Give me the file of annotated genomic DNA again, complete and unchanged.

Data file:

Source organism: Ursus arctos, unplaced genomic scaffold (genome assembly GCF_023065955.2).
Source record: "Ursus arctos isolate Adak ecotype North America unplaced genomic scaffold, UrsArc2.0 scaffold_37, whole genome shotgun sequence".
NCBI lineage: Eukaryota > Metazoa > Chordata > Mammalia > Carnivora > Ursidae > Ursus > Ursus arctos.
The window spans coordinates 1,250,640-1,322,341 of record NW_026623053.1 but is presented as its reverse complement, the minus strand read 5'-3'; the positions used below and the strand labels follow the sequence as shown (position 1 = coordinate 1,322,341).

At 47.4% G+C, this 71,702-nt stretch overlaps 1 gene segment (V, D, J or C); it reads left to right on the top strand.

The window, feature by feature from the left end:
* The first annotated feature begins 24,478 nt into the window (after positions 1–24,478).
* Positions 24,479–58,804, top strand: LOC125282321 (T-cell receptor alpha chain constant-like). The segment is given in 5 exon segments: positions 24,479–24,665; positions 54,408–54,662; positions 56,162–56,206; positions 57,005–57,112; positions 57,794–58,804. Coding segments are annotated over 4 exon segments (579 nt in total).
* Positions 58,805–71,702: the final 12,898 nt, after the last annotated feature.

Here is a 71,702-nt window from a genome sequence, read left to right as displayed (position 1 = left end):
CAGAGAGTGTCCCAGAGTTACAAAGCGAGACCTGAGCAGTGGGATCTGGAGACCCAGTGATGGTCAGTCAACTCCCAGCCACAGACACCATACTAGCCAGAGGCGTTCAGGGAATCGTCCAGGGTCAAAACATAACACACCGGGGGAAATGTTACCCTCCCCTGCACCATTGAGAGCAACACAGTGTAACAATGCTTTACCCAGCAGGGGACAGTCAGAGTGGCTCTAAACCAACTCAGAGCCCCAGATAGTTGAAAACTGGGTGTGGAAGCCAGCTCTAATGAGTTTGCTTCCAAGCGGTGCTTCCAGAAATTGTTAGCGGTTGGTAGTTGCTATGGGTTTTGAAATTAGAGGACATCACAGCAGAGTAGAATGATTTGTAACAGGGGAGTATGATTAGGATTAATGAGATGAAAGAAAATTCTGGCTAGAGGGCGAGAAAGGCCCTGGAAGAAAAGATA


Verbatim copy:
Source organism: Ursus arctos, unplaced genomic scaffold (genome assembly GCF_023065955.2).
Source record: "Ursus arctos isolate Adak ecotype North America unplaced genomic scaffold, UrsArc2.0 scaffold_37, whole genome shotgun sequence".
NCBI lineage: Eukaryota > Metazoa > Chordata > Mammalia > Carnivora > Ursidae > Ursus > Ursus arctos.
The window spans coordinates 1,250,640-1,322,341 of record NW_026623053.1 but is presented as its reverse complement, the minus strand read 5'-3'; the positions used below and the strand labels follow the sequence as shown (position 1 = coordinate 1,322,341).

At 47.4% G+C, this 71,702-nt stretch overlaps 1 gene segment (V, D, J or C); it reads left to right on the top strand.

The window, feature by feature from the left end:
* The first annotated feature begins 24,478 nt into the window (after positions 1–24,478).
* Positions 24,479–58,804, top strand: LOC125282321 (T-cell receptor alpha chain constant-like). The segment is given in 5 exon segments: positions 24,479–24,665; positions 54,408–54,662; positions 56,162–56,206; positions 57,005–57,112; positions 57,794–58,804. Coding segments are annotated over 4 exon segments (579 nt in total).
* Positions 58,805–71,702: the final 12,898 nt, after the last annotated feature.

Here is a 71,702-nt window from a genome sequence, read left to right as displayed (position 1 = left end):
CAGAGAGTGTCCCAGAGTTACAAAGCGAGACCTGAGCAGTGGGATCTGGAGACCCAGTGATGGTCAGTCAACTCCCAGCCACAGACACCATACTAGCCAGAGGCGTTCAGGGAATCGTCCAGGGTCAAAACATAACACACCGGGGGAAATGTTACCCTCCCCTGCACCATTGAGAGCAACACAGTGTAACAATGCTTTACCCAGCAGGGGACAGTCAGAGTGGCTCTAAACCAACTCAGAGCCCCAGATAGTTGAAAACTGGGTGTGGAAGCCAGCTCTAATGAGTTTGCTTCCAAGCGGTGCTTCCAGAAATTGTTAGCGGTTGGTAGTTGCTATGGGTTTTGAAATTAGAGGACATCACAGCAGAGTAGAATGATTTGTAACAGGGGAGTATGATTAGGATTAATGAGATGAAAGAAAATTCTGGCTAGAGGGCGAGAAAGGCCCTGGAAGAAAAGATA